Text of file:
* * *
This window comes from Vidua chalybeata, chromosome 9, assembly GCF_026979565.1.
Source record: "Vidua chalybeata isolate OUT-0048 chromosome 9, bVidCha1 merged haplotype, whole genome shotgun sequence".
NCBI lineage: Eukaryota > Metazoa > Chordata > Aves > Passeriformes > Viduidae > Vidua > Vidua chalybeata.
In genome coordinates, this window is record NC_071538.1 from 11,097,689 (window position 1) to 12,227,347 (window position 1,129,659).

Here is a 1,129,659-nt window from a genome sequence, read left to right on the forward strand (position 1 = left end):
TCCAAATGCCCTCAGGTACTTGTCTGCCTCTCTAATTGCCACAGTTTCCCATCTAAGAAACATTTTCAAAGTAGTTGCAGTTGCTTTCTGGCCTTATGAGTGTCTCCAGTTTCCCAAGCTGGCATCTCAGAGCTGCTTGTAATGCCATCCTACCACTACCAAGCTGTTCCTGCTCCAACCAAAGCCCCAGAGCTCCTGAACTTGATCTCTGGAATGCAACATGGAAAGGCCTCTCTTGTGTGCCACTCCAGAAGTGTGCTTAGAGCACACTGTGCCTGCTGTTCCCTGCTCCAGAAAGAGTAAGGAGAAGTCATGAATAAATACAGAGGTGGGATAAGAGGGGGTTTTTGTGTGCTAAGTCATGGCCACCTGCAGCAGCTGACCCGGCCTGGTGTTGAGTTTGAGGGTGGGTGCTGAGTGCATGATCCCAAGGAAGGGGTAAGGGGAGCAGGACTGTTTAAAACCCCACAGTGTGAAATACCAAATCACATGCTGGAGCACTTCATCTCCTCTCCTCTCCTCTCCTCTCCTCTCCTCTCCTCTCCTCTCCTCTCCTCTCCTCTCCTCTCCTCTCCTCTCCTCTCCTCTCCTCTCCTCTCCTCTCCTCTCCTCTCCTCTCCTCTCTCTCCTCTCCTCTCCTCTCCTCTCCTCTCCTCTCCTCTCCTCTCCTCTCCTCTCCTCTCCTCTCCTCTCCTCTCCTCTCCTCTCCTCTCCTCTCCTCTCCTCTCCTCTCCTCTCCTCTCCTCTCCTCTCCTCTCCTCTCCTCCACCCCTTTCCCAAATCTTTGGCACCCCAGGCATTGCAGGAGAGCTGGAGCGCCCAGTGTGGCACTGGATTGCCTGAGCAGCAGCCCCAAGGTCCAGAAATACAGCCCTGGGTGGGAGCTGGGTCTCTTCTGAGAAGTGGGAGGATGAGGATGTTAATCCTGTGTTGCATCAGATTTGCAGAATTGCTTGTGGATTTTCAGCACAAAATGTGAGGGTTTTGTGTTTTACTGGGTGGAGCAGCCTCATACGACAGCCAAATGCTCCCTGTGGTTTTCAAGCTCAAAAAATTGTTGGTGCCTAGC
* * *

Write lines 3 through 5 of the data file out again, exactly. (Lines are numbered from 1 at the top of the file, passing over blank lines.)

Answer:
NCBI lineage: Eukaryota > Metazoa > Chordata > Aves > Passeriformes > Viduidae > Vidua > Vidua chalybeata.
In genome coordinates, this window is record NC_071538.1 from 11,097,689 (window position 1) to 12,227,347 (window position 1,129,659).

Here is a 1,129,659-nt window from a genome sequence, read left to right on the forward strand (position 1 = left end):